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Open Access 1. Controversial Speakers, Moral Disagreements, and the Middlebury Moment

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Student protests have developed on campuses throughout the country in response to controversial speakers. Overwhelmingly, these protests have been framed as conflicts over the right to free speech and the importance of free inquiry on college campuses. This essay reframes conflicts like these as moral disagreements over the role of individuals and institutions in producing and disseminating knowledge that supports or undermines justice within a pluralistic, democratic society. Using the specific case of Charles Murray’s visit to Middlebury College in spring 2017 and drawing insight from social moral epistemology, the essay aims to clarify the moral concerns at stake in clashes over controversial speakers and to identify possibilities to advance the moral aims of institutions of higher education in response to such events.
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Keywords: Botany; Controversies; Historical linguistics; Latin etymologies; Semitic loanwords in antiquity; Zoonyms

Document Type: Research Article

Publication date: January 1, 2019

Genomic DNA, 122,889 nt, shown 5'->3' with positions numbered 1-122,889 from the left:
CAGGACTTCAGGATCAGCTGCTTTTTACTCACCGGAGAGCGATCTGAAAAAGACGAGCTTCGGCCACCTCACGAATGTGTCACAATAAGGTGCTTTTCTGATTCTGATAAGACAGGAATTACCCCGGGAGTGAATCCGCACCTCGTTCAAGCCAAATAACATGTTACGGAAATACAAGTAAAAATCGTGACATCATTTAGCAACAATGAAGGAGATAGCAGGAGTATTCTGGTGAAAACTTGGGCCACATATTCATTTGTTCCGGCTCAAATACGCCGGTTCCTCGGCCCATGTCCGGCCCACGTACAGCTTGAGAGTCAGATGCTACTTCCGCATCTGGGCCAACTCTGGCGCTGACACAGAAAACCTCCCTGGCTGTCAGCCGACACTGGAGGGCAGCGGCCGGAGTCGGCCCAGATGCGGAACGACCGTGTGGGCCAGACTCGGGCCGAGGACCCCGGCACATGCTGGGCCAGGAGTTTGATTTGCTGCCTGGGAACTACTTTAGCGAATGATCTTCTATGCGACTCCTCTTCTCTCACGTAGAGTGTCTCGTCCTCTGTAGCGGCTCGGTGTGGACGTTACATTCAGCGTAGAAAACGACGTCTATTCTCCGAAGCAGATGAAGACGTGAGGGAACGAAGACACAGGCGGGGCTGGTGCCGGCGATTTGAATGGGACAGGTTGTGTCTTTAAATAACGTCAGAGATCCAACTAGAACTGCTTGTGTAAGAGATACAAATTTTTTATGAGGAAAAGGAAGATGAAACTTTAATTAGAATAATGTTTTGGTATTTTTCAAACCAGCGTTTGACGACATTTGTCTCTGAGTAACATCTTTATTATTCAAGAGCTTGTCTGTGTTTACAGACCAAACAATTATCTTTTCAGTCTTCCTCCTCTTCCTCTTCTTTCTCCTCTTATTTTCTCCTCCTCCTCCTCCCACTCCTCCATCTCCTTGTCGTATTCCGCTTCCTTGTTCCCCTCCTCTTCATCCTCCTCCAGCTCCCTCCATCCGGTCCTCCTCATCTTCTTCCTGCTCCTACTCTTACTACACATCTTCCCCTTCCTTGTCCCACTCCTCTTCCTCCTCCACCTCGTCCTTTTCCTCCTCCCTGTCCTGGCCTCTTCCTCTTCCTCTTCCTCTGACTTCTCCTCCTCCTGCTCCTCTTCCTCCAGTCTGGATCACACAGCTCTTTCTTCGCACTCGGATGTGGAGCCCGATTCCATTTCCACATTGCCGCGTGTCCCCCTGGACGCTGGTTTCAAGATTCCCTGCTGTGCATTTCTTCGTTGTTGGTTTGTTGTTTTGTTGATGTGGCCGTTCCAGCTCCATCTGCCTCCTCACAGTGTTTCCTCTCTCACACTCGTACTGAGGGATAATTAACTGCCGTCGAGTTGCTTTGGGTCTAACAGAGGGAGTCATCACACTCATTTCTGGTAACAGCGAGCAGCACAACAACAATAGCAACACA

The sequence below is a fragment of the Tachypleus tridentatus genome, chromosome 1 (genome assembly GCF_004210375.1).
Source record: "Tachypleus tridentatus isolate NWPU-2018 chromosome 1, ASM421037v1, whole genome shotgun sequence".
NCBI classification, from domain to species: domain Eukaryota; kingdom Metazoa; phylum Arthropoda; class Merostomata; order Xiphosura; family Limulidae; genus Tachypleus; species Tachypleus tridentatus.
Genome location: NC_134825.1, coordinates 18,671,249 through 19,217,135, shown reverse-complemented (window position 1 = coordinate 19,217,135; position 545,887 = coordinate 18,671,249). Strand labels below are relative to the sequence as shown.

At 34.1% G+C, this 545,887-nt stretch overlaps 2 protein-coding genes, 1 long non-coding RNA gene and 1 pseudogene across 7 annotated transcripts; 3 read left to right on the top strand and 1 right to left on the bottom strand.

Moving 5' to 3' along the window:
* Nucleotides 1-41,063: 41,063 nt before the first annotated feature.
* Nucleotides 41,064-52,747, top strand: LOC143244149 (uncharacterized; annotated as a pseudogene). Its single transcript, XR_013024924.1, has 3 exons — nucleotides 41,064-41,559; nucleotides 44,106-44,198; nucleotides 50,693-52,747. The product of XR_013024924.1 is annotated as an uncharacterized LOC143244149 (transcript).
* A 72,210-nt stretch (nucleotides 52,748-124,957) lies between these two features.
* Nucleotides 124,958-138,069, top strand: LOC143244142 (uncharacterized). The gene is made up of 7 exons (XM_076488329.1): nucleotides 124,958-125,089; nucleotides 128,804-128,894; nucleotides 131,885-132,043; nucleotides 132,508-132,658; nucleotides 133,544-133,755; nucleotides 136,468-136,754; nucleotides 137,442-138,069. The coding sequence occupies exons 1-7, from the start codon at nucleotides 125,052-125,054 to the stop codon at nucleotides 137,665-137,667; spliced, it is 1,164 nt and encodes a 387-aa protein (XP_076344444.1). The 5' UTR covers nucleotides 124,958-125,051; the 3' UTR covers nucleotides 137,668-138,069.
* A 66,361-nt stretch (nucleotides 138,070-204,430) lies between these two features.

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  • Philosophy and Theory in Higher Education is an international refereed scholarly journal committed to advancing understanding of the role(s) and purpose(s) of higher education. The journal strives to be inclusive in scope, addressing topics and issues of significance to a wide range of scholars and practitioners concerned with the relationship between higher education and society. Rigorous submissions informed by diverse philosophical and theoretical orientations, including, but not limited to, critical theory, existentialism, feminism, queer theory, post-colonialism, Marxism, liberalism, poststructuralism, postmodernism, and posthumanism will be welcomed. PTIHE aims to stimulate critical analyses of policy and practice in higher education, with an emphasis on inter-disciplinarity and international perspectives. The content will be primarily philosophical and theoretically-based research papers. Analytical papers that reflect on empirical projects will also be featured in the journal. Short responses to previous articles as well as essay reviews of new works in the field will be considered to promote ongoing critical dialogue within the journal. Proposals for special issues, with thematically linked papers, are encouraged.
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